Once they have found the word, lead a brief discussion about what objectives are and summarize the objectives you will be covering in this class. Additional words and phrases student scan for in other parts of the syllabus include excessive absence, cheating, drop, and evaluation criteria.
The second reading skill introduced is finding meaning from context. Since a department syllabus is used, some students in lower levels might not be familiar with words such as evaluation criteria, text, or compulsory. Students are instructed to look at the information presented (the words surrounding the target words) for clues as to the meaning of the unfamiliar word. Often this means looking for synonyms or words that have the same meaning. In our syllabus under Required Texts, the first two books are listed as compulsory and the third is listed as optional. Have students scan for the word compulsory. Ask if they know the meaning of the word. If not, tell them to look for other words near the word that might help them figure out the meaning. Looking in the section heading, students can deduce that compulsory is a synonym for required. You can also double check comprehension by asking, “Which books do you have to buy?” Students are asked to look for synonyms for the following: text (book), instructor (teacher), course (class), and instructional associate (lab teacher).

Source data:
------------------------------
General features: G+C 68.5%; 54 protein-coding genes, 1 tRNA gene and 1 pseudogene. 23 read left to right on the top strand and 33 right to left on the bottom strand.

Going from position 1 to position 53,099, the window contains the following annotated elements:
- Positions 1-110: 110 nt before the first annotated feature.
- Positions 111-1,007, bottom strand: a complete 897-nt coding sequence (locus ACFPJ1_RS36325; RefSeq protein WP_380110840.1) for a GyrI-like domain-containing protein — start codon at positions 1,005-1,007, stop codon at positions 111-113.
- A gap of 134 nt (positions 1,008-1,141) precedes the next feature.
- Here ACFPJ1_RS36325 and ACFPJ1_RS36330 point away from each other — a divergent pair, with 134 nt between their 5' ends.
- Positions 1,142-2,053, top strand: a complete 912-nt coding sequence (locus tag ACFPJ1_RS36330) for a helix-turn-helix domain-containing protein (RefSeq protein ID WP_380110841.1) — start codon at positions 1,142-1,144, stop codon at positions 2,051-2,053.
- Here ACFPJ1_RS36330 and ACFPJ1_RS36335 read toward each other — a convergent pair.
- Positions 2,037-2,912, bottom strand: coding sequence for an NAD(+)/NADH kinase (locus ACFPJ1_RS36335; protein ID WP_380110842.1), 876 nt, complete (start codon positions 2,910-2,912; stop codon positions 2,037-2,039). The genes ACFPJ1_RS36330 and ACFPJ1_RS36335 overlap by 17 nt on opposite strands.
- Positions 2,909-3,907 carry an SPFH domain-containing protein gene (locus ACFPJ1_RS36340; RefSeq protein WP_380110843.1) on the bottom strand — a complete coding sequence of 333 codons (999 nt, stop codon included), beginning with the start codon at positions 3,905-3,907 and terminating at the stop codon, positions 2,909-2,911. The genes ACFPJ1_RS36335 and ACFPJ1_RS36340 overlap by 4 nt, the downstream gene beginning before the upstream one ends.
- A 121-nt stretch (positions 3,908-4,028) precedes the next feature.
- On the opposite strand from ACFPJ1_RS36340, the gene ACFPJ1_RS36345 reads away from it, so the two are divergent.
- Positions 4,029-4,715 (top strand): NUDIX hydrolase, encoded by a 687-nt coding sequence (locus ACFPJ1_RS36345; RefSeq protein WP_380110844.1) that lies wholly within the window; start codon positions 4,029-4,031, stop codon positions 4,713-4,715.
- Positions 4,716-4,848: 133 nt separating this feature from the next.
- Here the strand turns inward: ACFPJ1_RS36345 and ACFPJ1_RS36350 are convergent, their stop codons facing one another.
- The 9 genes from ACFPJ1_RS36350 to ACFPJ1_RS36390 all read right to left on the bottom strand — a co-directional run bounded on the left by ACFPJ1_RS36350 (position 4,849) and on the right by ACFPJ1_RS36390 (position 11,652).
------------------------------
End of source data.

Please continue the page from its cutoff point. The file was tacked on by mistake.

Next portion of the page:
Once students are comfortable scanning for words and phrases and have practiced finding synonyms, the third reading skill of skimming is introduced. Ask if anyone knows how to skim, and then explain that it is a method of reading quickly to find general information. Point out a section of the syllabus and tell them to read it quickly. It might be helpful to begin with a section that has dates or numbers such as the section below.
Semester holidays: District Conference Days - February 22-23
Spring Break - March 12-16
Spring Holiday - April 6
PTT #1 Midterm: Tuesday, February 27
PTT #2 Final Exam: Tuesday, April 17
Emphasize that in skimming one should not read every word. To help them read quickly, give them a time limit of 30 seconds to one minute depending on the length of the passage. After the time is up, ask them comprehension questions such as
“When is the midterm?” or “Do we have class on February 22?”
Next, assign a passage that includes complete sentences such as the section below on the drop policy.
IV. DROP POLICY AND PROCEDURE
If you are unable to finish the course, either for business or personal reasons, you must officially drop the course. You must fill out a form in the Admissions Office or Multicultural Centre. The last day to drop a course this semester with a “W” is Thursday, April 12. Only you have the authority to drop a course. Your instructor cannot drop you. If you stop coming to class and do not drop the course, you will probably receive a grade of “F”.